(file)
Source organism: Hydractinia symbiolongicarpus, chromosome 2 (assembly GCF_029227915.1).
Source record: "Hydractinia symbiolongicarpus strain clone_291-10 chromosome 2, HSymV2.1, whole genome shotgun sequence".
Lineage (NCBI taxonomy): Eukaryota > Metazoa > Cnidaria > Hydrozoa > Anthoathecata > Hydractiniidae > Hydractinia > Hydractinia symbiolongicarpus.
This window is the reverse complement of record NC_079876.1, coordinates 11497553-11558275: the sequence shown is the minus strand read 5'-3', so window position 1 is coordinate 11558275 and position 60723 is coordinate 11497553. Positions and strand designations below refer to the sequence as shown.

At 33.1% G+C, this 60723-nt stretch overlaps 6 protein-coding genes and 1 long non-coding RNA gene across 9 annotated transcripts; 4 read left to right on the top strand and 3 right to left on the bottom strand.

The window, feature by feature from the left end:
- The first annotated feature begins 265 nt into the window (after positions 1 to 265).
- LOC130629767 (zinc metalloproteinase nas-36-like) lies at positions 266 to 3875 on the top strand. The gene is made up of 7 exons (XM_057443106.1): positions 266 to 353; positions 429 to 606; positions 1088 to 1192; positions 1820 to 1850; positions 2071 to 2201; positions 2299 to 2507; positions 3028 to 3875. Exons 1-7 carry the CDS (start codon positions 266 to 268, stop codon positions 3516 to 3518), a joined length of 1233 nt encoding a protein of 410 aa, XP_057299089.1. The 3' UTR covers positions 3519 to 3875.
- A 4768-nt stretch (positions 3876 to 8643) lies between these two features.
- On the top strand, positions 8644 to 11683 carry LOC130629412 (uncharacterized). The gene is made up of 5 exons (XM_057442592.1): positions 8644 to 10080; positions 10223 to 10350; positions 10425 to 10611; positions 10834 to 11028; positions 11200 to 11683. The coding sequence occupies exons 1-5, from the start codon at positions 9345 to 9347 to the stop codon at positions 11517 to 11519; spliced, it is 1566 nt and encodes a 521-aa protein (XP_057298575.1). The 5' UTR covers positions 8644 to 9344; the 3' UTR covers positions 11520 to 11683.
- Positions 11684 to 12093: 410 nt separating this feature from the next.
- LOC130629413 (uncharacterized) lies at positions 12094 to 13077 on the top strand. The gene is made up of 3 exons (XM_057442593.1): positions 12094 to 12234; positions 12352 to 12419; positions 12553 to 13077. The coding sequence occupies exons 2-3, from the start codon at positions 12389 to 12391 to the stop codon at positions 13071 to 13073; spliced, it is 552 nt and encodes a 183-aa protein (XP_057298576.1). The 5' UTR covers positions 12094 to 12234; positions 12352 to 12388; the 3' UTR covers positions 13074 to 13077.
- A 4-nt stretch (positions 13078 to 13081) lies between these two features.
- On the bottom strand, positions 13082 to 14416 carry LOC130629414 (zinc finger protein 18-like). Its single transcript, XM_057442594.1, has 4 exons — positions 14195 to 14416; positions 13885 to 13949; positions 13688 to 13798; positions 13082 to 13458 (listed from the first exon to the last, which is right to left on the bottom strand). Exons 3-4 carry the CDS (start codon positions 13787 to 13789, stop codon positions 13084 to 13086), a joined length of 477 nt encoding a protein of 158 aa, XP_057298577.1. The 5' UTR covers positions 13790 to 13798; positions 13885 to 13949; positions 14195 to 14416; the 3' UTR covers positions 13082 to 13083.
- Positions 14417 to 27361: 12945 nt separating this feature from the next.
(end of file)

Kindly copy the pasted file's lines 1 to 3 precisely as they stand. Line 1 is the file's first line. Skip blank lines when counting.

Source organism: Hydractinia symbiolongicarpus, chromosome 2 (assembly GCF_029227915.1).
Source record: "Hydractinia symbiolongicarpus strain clone_291-10 chromosome 2, HSymV2.1, whole genome shotgun sequence".
Lineage (NCBI taxonomy): Eukaryota > Metazoa > Cnidaria > Hydrozoa > Anthoathecata > Hydractiniidae > Hydractinia > Hydractinia symbiolongicarpus.